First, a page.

3.1.2. Saccharide Alcohol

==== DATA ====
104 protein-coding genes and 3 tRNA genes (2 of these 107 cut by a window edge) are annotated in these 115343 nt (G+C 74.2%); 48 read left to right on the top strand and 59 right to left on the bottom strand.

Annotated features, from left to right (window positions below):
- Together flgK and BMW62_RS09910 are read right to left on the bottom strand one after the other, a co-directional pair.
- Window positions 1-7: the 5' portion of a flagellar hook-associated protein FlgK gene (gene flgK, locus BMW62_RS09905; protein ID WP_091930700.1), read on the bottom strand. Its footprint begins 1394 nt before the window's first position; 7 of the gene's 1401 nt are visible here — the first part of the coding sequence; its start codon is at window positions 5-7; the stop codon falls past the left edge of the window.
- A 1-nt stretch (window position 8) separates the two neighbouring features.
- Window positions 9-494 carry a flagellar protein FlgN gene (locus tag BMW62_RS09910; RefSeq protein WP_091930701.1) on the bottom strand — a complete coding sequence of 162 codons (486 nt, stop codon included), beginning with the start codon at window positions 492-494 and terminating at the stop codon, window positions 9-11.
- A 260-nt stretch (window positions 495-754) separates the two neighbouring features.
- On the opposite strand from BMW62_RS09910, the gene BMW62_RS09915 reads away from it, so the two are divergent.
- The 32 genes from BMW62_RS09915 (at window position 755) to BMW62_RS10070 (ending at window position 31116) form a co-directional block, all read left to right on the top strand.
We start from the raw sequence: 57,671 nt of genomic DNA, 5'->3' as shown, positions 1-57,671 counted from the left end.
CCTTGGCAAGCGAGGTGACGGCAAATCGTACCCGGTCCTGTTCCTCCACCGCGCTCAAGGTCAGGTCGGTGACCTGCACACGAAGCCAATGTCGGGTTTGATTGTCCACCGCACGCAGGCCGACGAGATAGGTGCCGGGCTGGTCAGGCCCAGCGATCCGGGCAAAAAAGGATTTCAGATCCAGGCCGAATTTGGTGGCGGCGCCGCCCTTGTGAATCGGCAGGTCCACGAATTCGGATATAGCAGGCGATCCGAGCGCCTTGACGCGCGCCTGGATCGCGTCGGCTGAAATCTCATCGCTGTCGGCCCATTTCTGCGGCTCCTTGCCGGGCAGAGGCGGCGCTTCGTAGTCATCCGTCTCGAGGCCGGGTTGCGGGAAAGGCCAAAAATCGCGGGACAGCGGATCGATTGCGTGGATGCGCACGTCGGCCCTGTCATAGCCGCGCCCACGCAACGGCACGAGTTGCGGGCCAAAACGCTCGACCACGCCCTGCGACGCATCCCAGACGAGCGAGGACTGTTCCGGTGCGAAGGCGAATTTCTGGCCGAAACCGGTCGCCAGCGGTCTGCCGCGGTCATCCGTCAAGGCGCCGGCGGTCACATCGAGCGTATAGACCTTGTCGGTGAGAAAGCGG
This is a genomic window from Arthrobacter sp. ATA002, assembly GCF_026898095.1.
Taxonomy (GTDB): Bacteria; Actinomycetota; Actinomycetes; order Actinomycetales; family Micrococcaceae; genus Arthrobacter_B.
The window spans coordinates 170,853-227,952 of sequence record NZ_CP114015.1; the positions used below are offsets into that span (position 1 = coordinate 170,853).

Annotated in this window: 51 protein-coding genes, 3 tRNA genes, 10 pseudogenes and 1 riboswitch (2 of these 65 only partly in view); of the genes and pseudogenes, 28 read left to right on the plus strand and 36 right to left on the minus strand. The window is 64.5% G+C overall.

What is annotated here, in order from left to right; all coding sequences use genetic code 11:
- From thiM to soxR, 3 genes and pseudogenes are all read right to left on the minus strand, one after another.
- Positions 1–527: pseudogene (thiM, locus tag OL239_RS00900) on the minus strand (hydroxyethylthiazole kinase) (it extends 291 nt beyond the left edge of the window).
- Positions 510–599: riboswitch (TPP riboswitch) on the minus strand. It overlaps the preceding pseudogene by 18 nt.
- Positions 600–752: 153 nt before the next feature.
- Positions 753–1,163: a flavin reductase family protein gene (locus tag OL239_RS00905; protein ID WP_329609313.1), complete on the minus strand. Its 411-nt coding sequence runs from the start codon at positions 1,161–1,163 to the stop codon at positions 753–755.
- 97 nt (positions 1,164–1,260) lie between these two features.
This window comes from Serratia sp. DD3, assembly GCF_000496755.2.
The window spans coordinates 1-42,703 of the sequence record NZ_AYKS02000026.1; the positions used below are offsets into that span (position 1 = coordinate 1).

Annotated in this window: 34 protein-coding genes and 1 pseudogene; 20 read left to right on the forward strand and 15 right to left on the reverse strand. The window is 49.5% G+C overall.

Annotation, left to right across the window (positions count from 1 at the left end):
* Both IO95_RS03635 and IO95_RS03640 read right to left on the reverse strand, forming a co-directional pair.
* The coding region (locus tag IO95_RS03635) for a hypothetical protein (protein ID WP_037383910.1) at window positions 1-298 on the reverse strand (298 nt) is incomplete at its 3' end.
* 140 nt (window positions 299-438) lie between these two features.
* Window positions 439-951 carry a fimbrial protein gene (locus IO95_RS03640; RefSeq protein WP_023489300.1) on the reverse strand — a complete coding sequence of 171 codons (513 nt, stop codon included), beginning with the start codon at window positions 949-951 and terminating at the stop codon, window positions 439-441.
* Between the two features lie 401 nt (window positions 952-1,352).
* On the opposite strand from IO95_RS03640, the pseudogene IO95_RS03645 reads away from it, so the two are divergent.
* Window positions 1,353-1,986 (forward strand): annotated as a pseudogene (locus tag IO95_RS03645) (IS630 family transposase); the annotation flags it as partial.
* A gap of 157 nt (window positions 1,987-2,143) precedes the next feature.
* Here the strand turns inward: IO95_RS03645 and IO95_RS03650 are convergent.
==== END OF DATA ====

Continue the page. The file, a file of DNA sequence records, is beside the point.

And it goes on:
Saccharide alcohols were also important parts of the saccharides. Mannitol, sorbitol, and arabitol contributed 15.1%, 9.2%, and 2.3% to the total saccharides, and the annual mean value of the three species was 58.9 ng/m3, 35.7 ng/m3, and 8.7 ng/m3, respectively. In contrast to the highest level of anhydrosaccharides in winter, saccharide alcohols contributed the largest proportion in summer, reaching 53.6% of the total saccharides, whereas it was 16.3% and 14.5% in spring and autumn, but only 11.0% in winter (Figure 3). The mean concentration of mannitol in summer (172.7 ng/m³) was much higher than that in winter (36.8 ng/m³), and a similar pattern also appeared for arabitol, with 14.9 ng/m3 in summer and 7.3 ng/m3 in winter. Saccharide alcohols are mainly produced by fungal spores and some synergistic effects of photosynthesis, which usually show high activities in the case of high temperatures and adequate light. Moreover, research has shown that mannitol is the product of plant resistance [45], for example, extreme high temperatures cause a water deficit, and mannitol is produced to regulate the osmotic pressure of the cells and to detect and respond to the environment [46]. In Shanghai, the mean temperature in summer was 33.2 °C, while it was only 6.69 °C in winter, and the solar radiation intensity was 257.2 W/m2 and 303.7 W/m2 in spring and summer, respectively, which was much higher than the 151.6 W/m2 in autumn and 154.6 W/m2 in winter (Figure 4). The significantly high concentrations of saccharide alcohols during summer suggested that the emissions of saccharide alcohols from biological sources was restrained by meteorological conditions, such as temperature, rainfall, and illumination intensity.